Last Saturday, a committed community activists came together in a sunny multi-purpose room to discuss a not-so-sunny subject: the killing of community members by law enforcement officers.
ACLU Action on Law Enforcement Abuse of Power
Among the attendees at Racially Just Utah’s “Police Accountability” dialogue were several Utahns who have had a loved one killed by a police officer. Friends of James Barker, shot and killed in January by a SLCPD officer in the Avenues, were present, as was his partner, Heidi Keilbaugh. A friend of Darrien Hunt, fatally shot by Saratoga Springs police last year. Friends and supporters of the family of Dillon Taylor, shot and killed outside a Salt Lake 7-11 one year ago.
And today, at the Capitol, members of the Interim Judiciary Committee of the Utah State Legislature are discussing the rules governing law enforcement use of force against community members – and whether those rules are clear enough.
From the streets to the Hill, many people in Utah are talking about this issue. From Baltimore to Ferguson to Cleveland, even more people across the country are talking, too.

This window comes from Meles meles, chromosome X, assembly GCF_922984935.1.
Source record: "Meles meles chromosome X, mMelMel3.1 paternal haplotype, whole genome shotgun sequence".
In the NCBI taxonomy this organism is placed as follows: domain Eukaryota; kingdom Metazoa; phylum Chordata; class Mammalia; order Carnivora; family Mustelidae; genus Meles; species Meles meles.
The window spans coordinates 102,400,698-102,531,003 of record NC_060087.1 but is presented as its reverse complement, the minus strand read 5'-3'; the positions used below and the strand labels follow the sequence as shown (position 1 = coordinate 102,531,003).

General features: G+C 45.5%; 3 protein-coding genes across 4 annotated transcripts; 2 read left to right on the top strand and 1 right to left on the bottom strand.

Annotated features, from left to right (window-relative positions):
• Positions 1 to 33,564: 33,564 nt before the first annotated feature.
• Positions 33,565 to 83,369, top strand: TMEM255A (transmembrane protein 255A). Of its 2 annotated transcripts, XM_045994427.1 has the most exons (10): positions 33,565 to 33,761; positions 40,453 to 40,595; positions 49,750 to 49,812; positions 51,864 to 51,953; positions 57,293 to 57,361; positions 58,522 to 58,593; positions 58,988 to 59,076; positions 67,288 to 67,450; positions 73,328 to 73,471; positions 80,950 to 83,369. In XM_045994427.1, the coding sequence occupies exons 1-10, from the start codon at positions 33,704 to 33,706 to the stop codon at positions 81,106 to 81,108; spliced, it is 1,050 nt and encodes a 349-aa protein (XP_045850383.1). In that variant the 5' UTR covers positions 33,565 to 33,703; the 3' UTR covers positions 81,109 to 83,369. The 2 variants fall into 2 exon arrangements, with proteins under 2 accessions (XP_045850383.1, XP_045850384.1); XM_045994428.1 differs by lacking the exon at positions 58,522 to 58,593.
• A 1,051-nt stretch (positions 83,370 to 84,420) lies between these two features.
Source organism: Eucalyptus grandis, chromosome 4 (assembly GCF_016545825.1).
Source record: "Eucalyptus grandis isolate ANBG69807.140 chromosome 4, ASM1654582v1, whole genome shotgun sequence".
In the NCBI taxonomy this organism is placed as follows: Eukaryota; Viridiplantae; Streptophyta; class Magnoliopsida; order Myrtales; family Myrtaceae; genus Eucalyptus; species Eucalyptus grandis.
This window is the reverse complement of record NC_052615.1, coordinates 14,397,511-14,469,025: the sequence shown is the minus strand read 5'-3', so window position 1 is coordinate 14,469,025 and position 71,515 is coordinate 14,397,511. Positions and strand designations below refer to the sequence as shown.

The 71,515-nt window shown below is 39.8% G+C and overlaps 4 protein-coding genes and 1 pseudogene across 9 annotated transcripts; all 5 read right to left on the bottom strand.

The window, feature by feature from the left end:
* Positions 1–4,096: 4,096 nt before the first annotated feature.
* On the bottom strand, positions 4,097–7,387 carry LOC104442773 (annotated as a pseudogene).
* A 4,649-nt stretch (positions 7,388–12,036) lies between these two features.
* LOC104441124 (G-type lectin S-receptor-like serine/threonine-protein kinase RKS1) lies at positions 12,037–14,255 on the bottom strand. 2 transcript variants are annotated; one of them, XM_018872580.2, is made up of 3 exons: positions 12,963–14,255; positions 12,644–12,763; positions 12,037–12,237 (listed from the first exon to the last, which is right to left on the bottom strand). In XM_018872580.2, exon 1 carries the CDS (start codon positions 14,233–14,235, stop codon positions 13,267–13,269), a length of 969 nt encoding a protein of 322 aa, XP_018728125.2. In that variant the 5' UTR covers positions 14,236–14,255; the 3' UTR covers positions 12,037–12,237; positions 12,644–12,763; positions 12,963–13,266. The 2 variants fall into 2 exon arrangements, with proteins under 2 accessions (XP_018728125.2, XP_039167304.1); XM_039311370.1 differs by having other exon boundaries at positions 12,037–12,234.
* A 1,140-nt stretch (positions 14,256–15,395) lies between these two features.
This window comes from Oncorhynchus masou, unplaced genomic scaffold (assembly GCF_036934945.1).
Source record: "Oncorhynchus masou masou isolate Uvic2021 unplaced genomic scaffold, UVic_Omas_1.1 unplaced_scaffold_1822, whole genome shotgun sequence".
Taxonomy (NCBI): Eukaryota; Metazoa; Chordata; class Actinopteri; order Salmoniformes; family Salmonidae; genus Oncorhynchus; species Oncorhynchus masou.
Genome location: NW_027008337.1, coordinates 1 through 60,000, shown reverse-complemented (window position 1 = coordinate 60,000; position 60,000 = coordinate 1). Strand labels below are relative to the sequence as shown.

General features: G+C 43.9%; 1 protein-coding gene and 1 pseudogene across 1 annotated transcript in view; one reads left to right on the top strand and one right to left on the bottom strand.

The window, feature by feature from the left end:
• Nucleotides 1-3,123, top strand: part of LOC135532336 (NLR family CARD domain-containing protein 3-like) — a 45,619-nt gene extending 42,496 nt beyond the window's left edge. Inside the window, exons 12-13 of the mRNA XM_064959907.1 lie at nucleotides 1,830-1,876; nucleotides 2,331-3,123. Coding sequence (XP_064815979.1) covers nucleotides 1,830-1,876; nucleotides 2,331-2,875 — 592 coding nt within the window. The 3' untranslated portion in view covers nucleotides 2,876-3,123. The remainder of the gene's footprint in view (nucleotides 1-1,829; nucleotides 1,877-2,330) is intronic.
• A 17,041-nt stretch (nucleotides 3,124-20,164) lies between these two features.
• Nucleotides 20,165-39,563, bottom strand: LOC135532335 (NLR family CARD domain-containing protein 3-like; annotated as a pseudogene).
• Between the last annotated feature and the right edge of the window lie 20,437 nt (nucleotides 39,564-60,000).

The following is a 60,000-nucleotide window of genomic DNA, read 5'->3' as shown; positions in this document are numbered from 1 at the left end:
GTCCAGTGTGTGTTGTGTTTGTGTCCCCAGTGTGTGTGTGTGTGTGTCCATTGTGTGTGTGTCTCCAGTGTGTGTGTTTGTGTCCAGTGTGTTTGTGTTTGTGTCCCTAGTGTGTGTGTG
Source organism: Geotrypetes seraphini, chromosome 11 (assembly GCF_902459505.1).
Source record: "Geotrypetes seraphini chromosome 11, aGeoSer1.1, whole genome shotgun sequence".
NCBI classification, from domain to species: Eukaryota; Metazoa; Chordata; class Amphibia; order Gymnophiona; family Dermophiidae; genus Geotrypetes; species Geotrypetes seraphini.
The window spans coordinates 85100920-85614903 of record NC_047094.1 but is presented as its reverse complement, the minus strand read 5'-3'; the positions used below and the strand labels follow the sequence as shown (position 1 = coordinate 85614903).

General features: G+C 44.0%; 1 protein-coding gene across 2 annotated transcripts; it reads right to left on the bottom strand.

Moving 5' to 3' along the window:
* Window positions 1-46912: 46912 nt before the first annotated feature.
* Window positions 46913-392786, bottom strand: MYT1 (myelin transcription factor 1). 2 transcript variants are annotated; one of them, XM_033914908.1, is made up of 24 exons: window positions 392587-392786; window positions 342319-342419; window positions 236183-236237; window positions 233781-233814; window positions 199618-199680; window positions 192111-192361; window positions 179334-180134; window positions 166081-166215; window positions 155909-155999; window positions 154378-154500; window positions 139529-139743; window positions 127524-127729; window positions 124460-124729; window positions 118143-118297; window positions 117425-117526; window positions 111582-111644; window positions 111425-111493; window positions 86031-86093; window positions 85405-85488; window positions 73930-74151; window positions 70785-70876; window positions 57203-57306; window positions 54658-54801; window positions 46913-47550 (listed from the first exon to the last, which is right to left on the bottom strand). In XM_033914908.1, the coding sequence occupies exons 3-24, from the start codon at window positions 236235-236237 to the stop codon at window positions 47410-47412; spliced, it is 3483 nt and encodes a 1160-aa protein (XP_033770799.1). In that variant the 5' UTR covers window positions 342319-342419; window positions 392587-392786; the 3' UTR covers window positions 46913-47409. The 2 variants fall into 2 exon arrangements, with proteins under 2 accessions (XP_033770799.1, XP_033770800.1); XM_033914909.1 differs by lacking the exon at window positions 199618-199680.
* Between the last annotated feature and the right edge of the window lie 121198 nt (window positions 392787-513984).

As part of this passionate and important statewide conversation, I occasionally hear the following from upset Utahns: “What is the ACLU of Utah doing about this problem?”
Restraining police use of force and demanding accountability and reform for tactics that police use in our communities have been a central part of the ACLU of Utah’s work for many years.
We’ve ramped up that work in the past year in response to the tragic and disappointing spate fatal shootings by police officers in Utah – but our activities are often behind the scenes. Through our community educational efforts, lobbying and legal advocacy, we hope to amplify the voices of community members who are most impacted by law enforcement use of force and abuse of power.
To help our supporters better understand what kind of advocacy we’re engaged in – and what sort of support we want to offer grassroots groups – click here to read our statement and to learn more about our actions on the issue of law enforcement use of force and abuse of power (or you can download a copy at the bottom of this post).